Though Kim Weston is primarily thought of as a Motown artist, the fact she never released a solo album during nigh-on four years at Hitsville USA suggests that the company didn’t quite see her that way – and nor did she, perhaps. During her prime, Kim never stopped anywhere long: two albums at MGM, one at People, and one duet album each at Motown and Banyan Tree represented her long-playing output in the 60s and 70s. Oh, and there’s this 1970 album recorded for Stax, Kim Kim Kim – fascinating and soulful, but overlooked.
Listen to Kim Kim Kim right now.
She knew her worth
By the time she arrived at Stax, Weston’s fame was past its peak. One of Motown’s greatest voices, her talent was not matched by her success. She hit with the exhilarating “It Takes Two” alongside Marvin Gaye in late 1966/early ’67, and two of her solo singles, “Helpless” and ʻTake Me In Your Arms (Rock Me A Little While),” were among the finest Motown records of the mid-60s, yet still failed to dent the US Top 50. She had talent, but Motown didn’t make the most of it – or, at least, didn’t promote it properly. Weston knew her worth, however, falling out with the label over royalties and heading to MGM with her husband, Motown writer, producer, and A&R man Mickey Stevenson. Two albums later, including the curious, partially flag-waving MOR excursion This Is America, she was out of contract again.
Weston’s eventual arrival at Stax after recording for Motown was unusual, but not unique: Mable John had preceded her, and had made a long-awaited chart breakthrough with “Your Good Thing Is About To End,” her first release for the Memphis label. Swing balladeer Billy Eckstine made the same journey, but in a near 40-year recording career, it would have been surprising if he hadn’t because he’d worked everywhere else. The question was, could Kim Weston finally shake off her lack of success by heading south to Memphis?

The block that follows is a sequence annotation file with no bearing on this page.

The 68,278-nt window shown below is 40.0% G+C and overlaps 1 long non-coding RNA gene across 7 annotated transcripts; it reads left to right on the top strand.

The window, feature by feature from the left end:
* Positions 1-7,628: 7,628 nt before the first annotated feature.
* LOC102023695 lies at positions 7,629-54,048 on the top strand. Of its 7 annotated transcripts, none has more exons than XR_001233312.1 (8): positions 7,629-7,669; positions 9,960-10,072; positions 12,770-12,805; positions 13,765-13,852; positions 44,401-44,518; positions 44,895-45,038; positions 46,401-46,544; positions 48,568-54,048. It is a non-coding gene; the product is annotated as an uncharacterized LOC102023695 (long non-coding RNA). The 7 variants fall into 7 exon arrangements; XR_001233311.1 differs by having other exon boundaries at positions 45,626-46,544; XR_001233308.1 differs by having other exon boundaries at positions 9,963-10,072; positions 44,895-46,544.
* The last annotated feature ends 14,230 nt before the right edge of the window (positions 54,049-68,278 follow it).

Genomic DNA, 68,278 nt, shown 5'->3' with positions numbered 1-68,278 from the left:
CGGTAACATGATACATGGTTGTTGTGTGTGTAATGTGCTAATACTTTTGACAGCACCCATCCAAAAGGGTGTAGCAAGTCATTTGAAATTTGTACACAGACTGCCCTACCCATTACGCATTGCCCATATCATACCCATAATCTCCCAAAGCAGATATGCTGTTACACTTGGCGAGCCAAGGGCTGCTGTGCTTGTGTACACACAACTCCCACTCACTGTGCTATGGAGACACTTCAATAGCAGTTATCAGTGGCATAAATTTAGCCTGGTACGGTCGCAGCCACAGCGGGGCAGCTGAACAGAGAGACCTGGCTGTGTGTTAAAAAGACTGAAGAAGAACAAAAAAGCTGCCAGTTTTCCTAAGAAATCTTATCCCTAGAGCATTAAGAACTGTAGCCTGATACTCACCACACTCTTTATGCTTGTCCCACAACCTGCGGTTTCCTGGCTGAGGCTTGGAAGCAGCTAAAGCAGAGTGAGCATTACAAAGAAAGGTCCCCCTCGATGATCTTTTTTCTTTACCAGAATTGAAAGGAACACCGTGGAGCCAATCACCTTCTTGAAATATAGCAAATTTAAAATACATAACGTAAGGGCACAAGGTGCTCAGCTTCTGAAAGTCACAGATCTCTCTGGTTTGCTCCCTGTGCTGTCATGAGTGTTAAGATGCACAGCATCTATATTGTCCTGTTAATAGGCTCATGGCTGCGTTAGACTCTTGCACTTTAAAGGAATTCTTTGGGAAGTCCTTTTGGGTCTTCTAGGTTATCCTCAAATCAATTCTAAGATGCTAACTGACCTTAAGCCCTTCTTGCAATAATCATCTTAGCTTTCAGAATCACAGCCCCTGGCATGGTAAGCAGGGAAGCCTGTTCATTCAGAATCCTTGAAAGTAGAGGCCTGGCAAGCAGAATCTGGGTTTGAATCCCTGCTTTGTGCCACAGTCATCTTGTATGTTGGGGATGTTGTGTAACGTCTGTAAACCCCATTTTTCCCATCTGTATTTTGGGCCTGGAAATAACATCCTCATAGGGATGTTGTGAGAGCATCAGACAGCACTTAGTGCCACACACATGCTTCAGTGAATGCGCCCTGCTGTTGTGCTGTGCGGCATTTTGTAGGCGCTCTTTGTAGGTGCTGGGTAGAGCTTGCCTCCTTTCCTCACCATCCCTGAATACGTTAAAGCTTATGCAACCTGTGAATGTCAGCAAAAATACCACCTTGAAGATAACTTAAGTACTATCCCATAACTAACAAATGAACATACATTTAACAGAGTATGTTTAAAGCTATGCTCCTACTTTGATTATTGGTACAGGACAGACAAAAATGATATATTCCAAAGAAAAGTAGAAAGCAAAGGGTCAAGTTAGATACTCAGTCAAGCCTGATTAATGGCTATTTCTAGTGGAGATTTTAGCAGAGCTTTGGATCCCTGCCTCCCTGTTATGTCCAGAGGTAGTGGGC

Pure soul music: warm and glowing
Working with producers Al Bell (Stax’s boss and earthly overseer of The Staple Singers), Clarence Paul (key to Stevie Wonder’s late-teens 60s revival), and Isaac Hayes (The Man) should have helped break Kim’s curse. Kim Kim Kim is pure soul music: warm, heartfelt, and glowing. But it was not terribly commercial. It’s noteworthy that Hayes didn’t compose any songs for the album, which is like getting Charles Dickens to design a book jacket without writing a word. The one tune with his writing credit is the former Sam & Dave hit “When Something Is Wrong With My Baby,” one of the best tracks on Kim Kim Kim and surely a hint to artist, producer, and executive producer, Mickey Stevenson. But all concerned were obviously serious about Weston’s arrival on Stax’s Volt imprint, even allocating a logo to the album that proudly declared it part of the “Mikim Series” – ie Mickey and Kim. It is sadly telling that this was the only album to come out under that banner.
Kim Kim Kim’s opening track, “You Just Don’t Know,” has an orchestrated intro that immediately informs you just how huge it is going to sound. The singing is amazing; there’s a vague resemblance to Yvonne Elliman’s “Stay With Me Baby,” but no sense that Kim is straining. The kitchen sink is thrown at the arrangement and you’d never mistake this for background music. “The Love I’ve Been Looking For” performs the same trick while dialing things back a little, though Kim is still astonishingly powerful.